Windows Store applications are slowly becoming more popular. If you’re going to do any Windows Store development, you’ll need to shift a few paradigms in how you code – and how you test. There are hundreds of webcasts and blogs detailing Windows Store programming, but I want to explore testing Windows Store apps.
Late last year I uploaded my first VS Gallery contribution – Colin’s ALM Corner Checkin Policies. One of the policies in this pack is a Code Review Checkin Policy. I blogged about it in this post.
I had a customer who mailed me about their builds failing. The error message was
I’ve often had the question from my customers – “I’ve got a bunch of Requirements. Some of them are Active, but all their Child Tasks are Closed. Can TFS automatically close the Parent items? Or can I at least query these Requirements out?”
In Test Case Manager, you can open a test run that has failed and set the Failure and Resolution types for the failure.
The logical next step after you start unit testing your code is to analyse code coverage. You can do this easily in TFS by enabling Code Coverage in the test settings of the default build template. But what about failing builds (or checkins) based on low code coverage?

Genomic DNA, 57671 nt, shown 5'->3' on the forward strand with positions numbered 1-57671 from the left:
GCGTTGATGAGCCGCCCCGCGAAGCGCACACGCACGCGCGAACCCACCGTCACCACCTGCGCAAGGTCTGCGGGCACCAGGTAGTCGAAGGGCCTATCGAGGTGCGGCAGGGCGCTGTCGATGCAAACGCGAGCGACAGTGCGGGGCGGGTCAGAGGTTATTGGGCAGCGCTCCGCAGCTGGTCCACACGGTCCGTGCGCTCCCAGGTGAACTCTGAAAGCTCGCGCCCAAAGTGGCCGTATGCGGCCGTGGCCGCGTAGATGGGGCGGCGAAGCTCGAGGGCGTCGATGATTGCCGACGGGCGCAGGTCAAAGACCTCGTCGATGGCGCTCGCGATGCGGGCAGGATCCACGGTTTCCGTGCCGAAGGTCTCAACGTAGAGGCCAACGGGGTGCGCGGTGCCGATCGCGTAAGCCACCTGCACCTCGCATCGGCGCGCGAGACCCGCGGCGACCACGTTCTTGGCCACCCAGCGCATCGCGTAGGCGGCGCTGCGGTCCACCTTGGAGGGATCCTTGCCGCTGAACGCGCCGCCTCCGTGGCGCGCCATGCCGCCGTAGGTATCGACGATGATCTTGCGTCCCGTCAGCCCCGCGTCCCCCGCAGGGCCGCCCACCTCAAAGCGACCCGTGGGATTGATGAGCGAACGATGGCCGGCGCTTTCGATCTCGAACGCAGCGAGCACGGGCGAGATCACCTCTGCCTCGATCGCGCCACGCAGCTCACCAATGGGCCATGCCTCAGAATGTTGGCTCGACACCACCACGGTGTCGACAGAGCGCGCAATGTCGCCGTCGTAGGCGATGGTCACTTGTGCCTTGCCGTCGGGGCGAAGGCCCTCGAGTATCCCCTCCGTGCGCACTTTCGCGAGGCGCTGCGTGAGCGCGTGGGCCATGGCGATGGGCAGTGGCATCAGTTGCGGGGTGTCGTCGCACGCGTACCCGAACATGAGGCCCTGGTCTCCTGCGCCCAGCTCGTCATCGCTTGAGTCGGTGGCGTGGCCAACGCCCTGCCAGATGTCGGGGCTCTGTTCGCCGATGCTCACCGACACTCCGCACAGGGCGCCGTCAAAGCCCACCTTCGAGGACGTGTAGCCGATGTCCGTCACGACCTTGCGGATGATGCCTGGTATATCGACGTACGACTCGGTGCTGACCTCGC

Update 2013-07-24 : This activity is now part of Community TFS Build Extensions.
On January 11, Brian Harry blogged about some bugs in the TFS 2012 upgrade process (as well as the link to the KB patch for fixing the bugs). I was upgrading a customer in December last year and we hit one of the “symptoms” that was fixed with the patch.
TFS’s Work Item Tracking system is amazing – the flexibility and customizability of the system is fantastic. It also allows your tool to enforce your processes – which is always a good thing for efficiency in any team!